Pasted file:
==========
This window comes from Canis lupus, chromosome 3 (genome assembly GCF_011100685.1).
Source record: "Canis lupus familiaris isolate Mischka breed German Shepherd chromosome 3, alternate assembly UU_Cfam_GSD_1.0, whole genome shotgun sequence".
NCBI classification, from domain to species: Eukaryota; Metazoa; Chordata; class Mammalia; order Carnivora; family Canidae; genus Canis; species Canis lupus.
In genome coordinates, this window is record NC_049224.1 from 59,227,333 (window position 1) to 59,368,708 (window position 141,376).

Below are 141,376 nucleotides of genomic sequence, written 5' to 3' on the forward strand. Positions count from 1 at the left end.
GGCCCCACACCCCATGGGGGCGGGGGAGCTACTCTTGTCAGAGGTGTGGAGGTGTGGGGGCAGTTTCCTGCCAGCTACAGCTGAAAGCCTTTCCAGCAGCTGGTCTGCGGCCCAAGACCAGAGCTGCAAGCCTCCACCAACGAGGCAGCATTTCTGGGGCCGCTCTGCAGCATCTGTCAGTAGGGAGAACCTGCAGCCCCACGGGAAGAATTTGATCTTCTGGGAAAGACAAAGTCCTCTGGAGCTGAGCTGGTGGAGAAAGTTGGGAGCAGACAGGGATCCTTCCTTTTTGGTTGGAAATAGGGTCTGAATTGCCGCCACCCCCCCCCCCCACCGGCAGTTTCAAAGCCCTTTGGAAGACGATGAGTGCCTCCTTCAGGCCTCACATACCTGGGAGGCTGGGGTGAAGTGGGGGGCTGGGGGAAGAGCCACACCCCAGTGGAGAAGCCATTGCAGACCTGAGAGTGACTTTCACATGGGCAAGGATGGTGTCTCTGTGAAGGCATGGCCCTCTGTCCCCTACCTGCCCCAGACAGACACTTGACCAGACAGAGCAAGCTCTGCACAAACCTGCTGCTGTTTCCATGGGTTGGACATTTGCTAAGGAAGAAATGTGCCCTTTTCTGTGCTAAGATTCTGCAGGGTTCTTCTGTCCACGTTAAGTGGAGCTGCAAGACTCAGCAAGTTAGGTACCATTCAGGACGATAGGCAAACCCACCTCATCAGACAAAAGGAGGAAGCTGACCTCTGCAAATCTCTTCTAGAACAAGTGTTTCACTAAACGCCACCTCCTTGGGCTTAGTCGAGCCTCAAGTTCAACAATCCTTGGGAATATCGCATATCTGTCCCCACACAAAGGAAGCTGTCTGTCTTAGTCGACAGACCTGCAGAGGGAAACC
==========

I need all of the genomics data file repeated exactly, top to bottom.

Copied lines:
This window comes from Canis lupus, chromosome 3 (genome assembly GCF_011100685.1).
Source record: "Canis lupus familiaris isolate Mischka breed German Shepherd chromosome 3, alternate assembly UU_Cfam_GSD_1.0, whole genome shotgun sequence".
NCBI classification, from domain to species: Eukaryota; Metazoa; Chordata; class Mammalia; order Carnivora; family Canidae; genus Canis; species Canis lupus.
In genome coordinates, this window is record NC_049224.1 from 59,227,333 (window position 1) to 59,368,708 (window position 141,376).

Below are 141,376 nucleotides of genomic sequence, written 5' to 3' on the forward strand. Positions count from 1 at the left end.
GGCCCCACACCCCATGGGGGCGGGGGAGCTACTCTTGTCAGAGGTGTGGAGGTGTGGGGGCAGTTTCCTGCCAGCTACAGCTGAAAGCCTTTCCAGCAGCTGGTCTGCGGCCCAAGACCAGAGCTGCAAGCCTCCACCAACGAGGCAGCATTTCTGGGGCCGCTCTGCAGCATCTGTCAGTAGGGAGAACCTGCAGCCCCACGGGAAGAATTTGATCTTCTGGGAAAGACAAAGTCCTCTGGAGCTGAGCTGGTGGAGAAAGTTGGGAGCAGACAGGGATCCTTCCTTTTTGGTTGGAAATAGGGTCTGAATTGCCGCCACCCCCCCCCCCCACCGGCAGTTTCAAAGCCCTTTGGAAGACGATGAGTGCCTCCTTCAGGCCTCACATACCTGGGAGGCTGGGGTGAAGTGGGGGGCTGGGGGAAGAGCCACACCCCAGTGGAGAAGCCATTGCAGACCTGAGAGTGACTTTCACATGGGCAAGGATGGTGTCTCTGTGAAGGCATGGCCCTCTGTCCCCTACCTGCCCCAGACAGACACTTGACCAGACAGAGCAAGCTCTGCACAAACCTGCTGCTGTTTCCATGGGTTGGACATTTGCTAAGGAAGAAATGTGCCCTTTTCTGTGCTAAGATTCTGCAGGGTTCTTCTGTCCACGTTAAGTGGAGCTGCAAGACTCAGCAAGTTAGGTACCATTCAGGACGATAGGCAAACCCACCTCATCAGACAAAAGGAGGAAGCTGACCTCTGCAAATCTCTTCTAGAACAAGTGTTTCACTAAACGCCACCTCCTTGGGCTTAGTCGAGCCTCAAGTTCAACAATCCTTGGGAATATCGCATATCTGTCCCCACACAAAGGAAGCTGTCTGTCTTAGTCGACAGACCTGCAGAGGGAAACC